02-08-2014 06:35 AM
Hello, I can see sashelp views corresponding to dictionay tables.But I don't know where to find Dictionary tables.
I want to know the exact path of Dictionary tables.I want to browse then as a can with VTABLE.
I want to see then through explorer.
Can anyone help me out ???
02-08-2014 09:39 AM
you are talking about the SAME thing with different angles. SAS dictionary tables are metadata VIEWS that you can access using two ways, which you already know.
1. sashelp V tables. From this angle you can browse it using SAS explore window.
2. Proc SQL Dictionary libname. This libname is NOT a regular libname, it is longer than 8 character and you can't find it using explore window. I mainly use this approach when doing subset involving WHERE clause, it is much faster than SASHELP VIEW. I forgot but there is a reason for that recorded in SAS doc, maybe someone can dig out for you.
Hope this can help to clear up your doubts,
02-08-2014 11:43 AM
If you DESCRIBE the view in proc sql it will report the underlying dictionary table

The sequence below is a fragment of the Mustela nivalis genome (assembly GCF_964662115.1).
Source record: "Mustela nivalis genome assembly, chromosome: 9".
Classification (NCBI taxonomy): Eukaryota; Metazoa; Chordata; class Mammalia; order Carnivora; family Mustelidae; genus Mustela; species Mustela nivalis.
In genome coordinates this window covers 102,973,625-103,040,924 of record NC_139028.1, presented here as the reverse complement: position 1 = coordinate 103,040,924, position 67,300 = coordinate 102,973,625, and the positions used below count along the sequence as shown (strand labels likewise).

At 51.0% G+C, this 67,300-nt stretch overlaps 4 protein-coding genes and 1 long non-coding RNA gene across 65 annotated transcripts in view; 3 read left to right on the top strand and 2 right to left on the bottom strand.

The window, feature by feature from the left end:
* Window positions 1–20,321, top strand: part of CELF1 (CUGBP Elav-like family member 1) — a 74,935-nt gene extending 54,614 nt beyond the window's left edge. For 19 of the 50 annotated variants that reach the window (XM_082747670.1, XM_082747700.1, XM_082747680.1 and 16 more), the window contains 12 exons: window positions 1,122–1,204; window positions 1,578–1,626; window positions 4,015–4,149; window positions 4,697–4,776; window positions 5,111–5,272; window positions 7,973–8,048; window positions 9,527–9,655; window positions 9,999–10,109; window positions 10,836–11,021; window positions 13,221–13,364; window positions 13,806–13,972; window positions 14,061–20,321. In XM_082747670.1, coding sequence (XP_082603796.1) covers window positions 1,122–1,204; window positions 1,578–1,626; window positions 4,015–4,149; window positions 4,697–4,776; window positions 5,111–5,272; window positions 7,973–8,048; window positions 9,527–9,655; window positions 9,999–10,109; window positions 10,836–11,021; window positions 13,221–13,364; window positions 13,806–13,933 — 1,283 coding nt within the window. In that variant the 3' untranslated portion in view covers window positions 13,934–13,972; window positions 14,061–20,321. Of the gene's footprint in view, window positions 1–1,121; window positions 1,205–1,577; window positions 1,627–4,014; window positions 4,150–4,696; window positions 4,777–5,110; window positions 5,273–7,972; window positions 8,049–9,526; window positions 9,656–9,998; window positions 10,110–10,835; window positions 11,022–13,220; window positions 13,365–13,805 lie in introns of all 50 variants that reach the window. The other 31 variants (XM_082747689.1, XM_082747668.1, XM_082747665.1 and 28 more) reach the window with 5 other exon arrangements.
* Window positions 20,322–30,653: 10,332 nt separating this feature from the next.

describe view Sashelp.Vmember ;
That revealed it reports dictionary.members
2 proc sql;
3 describe view Sashelp.Vmember ;
NOTE: SQL view SASHELP.VMEMBER is defined as:
4 quit ;
NOTE: PROCEDURE SQL used
So describe the underlying table:
8 proc sql ;
9 describe table dictionary.members ;
NOTE: SQL table DICTIONARY.MEMBERS was created like:
create table DICTIONARY.MEMBERS
libname char(8) label='Library Name',
memname char(32) label='Member Name',
memtype char(8) label='Member Type',
dbms_memtype char(32) label='DBMS Member Type',
engine char(8) label='Engine Name',
index char(3) label='Indexes',
path char(1024) label='Pathname'
10 quit ;
NOTE: PROCEDURE SQL used
02-08-2014 11:46 AM
the "tables" inside DICTIONARY dont exist as SAS datasets anywhere. they are "created" in real time as you reference them. presenting the information in a tabular format is useful for many reasons, and many database systems have these "schema information tables".
so for example, when you query DICTIONARY.LIBNAMES, the SQL software asks the SAS supervisor for a list of libnames defined "at this moment", and packages up the answer as if it really were a table.
thats why using a where clause can be important. select * from DICTIONARY.COLUMNS; means opening every dataset, in every visible libname, to inspect its column names - these are not stored centrally with SAS, they are stored distributed in each dataset. WHERE libname = 'FRED' allows us to skip all the other libraries